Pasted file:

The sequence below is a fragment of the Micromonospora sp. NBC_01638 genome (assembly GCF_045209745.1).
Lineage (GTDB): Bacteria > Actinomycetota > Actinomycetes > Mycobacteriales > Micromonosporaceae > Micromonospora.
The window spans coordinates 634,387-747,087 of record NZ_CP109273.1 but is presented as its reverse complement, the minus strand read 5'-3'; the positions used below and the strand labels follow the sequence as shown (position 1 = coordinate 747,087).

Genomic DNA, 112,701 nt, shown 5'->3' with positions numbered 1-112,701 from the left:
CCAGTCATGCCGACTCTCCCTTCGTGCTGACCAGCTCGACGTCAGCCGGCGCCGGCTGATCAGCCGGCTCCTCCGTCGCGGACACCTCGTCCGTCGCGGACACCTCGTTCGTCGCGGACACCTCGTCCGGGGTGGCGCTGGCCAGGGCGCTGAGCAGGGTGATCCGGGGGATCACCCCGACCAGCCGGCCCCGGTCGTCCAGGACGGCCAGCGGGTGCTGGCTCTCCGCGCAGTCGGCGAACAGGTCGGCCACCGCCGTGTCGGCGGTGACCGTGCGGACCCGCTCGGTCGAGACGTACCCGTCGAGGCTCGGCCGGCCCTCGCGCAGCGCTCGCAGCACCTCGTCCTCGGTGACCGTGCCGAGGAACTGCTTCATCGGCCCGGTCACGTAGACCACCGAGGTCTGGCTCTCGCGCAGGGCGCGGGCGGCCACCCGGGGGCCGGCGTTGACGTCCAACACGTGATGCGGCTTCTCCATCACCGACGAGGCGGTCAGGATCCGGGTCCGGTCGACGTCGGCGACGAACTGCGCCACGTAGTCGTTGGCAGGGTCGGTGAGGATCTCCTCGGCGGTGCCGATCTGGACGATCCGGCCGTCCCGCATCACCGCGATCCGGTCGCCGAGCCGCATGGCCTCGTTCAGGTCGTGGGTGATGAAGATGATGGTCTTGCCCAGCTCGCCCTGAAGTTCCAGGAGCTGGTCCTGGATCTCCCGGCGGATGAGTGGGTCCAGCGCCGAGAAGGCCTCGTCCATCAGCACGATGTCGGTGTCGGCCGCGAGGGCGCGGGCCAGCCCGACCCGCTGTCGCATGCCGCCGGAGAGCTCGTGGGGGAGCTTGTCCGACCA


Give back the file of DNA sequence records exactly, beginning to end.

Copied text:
The sequence below is a fragment of the Micromonospora sp. NBC_01638 genome (assembly GCF_045209745.1).
Lineage (GTDB): Bacteria > Actinomycetota > Actinomycetes > Mycobacteriales > Micromonosporaceae > Micromonospora.
The window spans coordinates 634,387-747,087 of record NZ_CP109273.1 but is presented as its reverse complement, the minus strand read 5'-3'; the positions used below and the strand labels follow the sequence as shown (position 1 = coordinate 747,087).

Genomic DNA, 112,701 nt, shown 5'->3' with positions numbered 1-112,701 from the left:
CCAGTCATGCCGACTCTCCCTTCGTGCTGACCAGCTCGACGTCAGCCGGCGCCGGCTGATCAGCCGGCTCCTCCGTCGCGGACACCTCGTCCGTCGCGGACACCTCGTTCGTCGCGGACACCTCGTCCGGGGTGGCGCTGGCCAGGGCGCTGAGCAGGGTGATCCGGGGGATCACCCCGACCAGCCGGCCCCGGTCGTCCAGGACGGCCAGCGGGTGCTGGCTCTCCGCGCAGTCGGCGAACAGGTCGGCCACCGCCGTGTCGGCGGTGACCGTGCGGACCCGCTCGGTCGAGACGTACCCGTCGAGGCTCGGCCGGCCCTCGCGCAGCGCTCGCAGCACCTCGTCCTCGGTGACCGTGCCGAGGAACTGCTTCATCGGCCCGGTCACGTAGACCACCGAGGTCTGGCTCTCGCGCAGGGCGCGGGCGGCCACCCGGGGGCCGGCGTTGACGTCCAACACGTGATGCGGCTTCTCCATCACCGACGAGGCGGTCAGGATCCGGGTCCGGTCGACGTCGGCGACGAACTGCGCCACGTAGTCGTTGGCAGGGTCGGTGAGGATCTCCTCGGCGGTGCCGATCTGGACGATCCGGCCGTCCCGCATCACCGCGATCCGGTCGCCGAGCCGCATGGCCTCGTTCAGGTCGTGGGTGATGAAGATGATGGTCTTGCCCAGCTCGCCCTGAAGTTCCAGGAGCTGGTCCTGGATCTCCCGGCGGATGAGTGGGTCCAGCGCCGAGAAGGCCTCGTCCATCAGCACGATGTCGGTGTCGGCCGCGAGGGCGCGGGCCAGCCCGACCCGCTGTCGCATGCCGCCGGAGAGCTCGTGGGGGAGCTTGTCCGACCA